A virtual Chief Information Security Officer (or vCISO) can be a great resource to a company. But how do you know when your company is ready for one? Rob Black of Fractional CISO shares four telltale signs to watch for.
One of the big questions looming over Internet of Things with regard to cyber security is how well legacy security products will adjust to the IoT context. I think its safe to say that many of the tools and technologies that populate traditional IT environments (think: antivirus) aren’t well suited to use with Internet of Things devices which are often power and resource-constrained. IoT is a “ten-years-from-now” problem for enterprises. But for manufacturers like GE, it’s a “today” problem. That’s why GE is already investing in technology that it thinks is well suited to securing IoT and industrial environments. Last week, the company announced one such deal: acquiring the firm WurldTech of Vancouver Canada. The deal, announced on May 9th, will add Wurldtech’s technology and professional services to GE’s portfolio, with GE saying that Wurldtech products and services will “help to enhance the reliability of Industrial Internet operations.” Wurldtech makes security […]
We wrote last week about the decision of chip-maker ARM to buy the small(ish) Finnish software maker Sensinode Oy, which has become a big player in the market for software that runs low power devices like embedded sensors. The deal makes sense at the 100,000 foot level – ARM makes chips that power embedded devices, Sensinode makes the software that is powered by them. Perfect. But the deal actually works at a bunch of different levels, as I learned from a conversation with Michael Koster, the co-founder and lead architect at the group The Open Source Internet of Things (OSIOT). Koster is an authority on The Internet of Things and has helped create open-source toolkits and APIs that promote interaction among intelligent devices. Koster said that ARM’s purchase of Sensinode is as much about both firms’ investment in emerging IoT standards for low-powered, intelligent devices like Constrained Application Protocol (CoAP) […]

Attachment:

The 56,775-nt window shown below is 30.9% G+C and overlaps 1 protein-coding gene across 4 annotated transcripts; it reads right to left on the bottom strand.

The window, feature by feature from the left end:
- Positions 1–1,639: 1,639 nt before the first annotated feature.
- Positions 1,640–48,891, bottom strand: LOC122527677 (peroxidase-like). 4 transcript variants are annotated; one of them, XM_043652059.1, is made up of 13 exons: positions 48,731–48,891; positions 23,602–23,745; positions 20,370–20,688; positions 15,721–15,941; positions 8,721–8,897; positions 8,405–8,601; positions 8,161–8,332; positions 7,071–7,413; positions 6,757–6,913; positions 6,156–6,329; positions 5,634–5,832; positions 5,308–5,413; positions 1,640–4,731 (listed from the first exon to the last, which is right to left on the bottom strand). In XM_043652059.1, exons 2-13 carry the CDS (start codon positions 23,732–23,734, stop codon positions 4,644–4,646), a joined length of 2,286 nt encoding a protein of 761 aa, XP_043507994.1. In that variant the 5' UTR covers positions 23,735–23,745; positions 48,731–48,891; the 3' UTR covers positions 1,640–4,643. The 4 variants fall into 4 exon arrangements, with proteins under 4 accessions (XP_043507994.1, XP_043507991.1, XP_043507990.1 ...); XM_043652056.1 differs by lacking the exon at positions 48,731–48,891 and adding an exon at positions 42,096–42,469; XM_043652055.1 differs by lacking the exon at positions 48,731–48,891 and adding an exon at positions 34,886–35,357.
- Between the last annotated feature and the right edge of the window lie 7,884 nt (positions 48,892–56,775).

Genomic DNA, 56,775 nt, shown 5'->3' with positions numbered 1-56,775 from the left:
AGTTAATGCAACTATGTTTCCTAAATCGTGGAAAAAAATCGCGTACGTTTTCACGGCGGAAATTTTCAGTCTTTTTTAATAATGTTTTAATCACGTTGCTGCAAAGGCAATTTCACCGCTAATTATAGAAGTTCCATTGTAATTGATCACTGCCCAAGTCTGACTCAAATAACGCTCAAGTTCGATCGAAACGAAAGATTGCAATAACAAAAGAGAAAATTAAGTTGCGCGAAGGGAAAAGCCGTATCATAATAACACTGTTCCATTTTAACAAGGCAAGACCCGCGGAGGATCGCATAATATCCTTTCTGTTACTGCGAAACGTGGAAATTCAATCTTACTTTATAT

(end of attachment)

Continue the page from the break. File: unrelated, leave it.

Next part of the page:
We have noted before how the lack of cross-industry standards (including those governing security) is a major stumbling block to the Internet of Things. This is especially true in the enterprise space, where the security of data that might be passed between Internet-connected devices is paramount, but not well addressed by the current generation of (PC-centric) security products. As with so much in the fast-emerging Internet of Things, change on this score will come from unlikely places, as we see with the news today about ARM acquiring the Finnish software maker Sensinode Oy – a major player in the market for software to power connected devices. The news, which was announced on Tuesday, will join ARM – a leading maker of chips that power mobile devices – with Sensinode, which has pioneered software and software standards for low-power devices used in everything from mobile phones and tablets to wearable computing. Following […]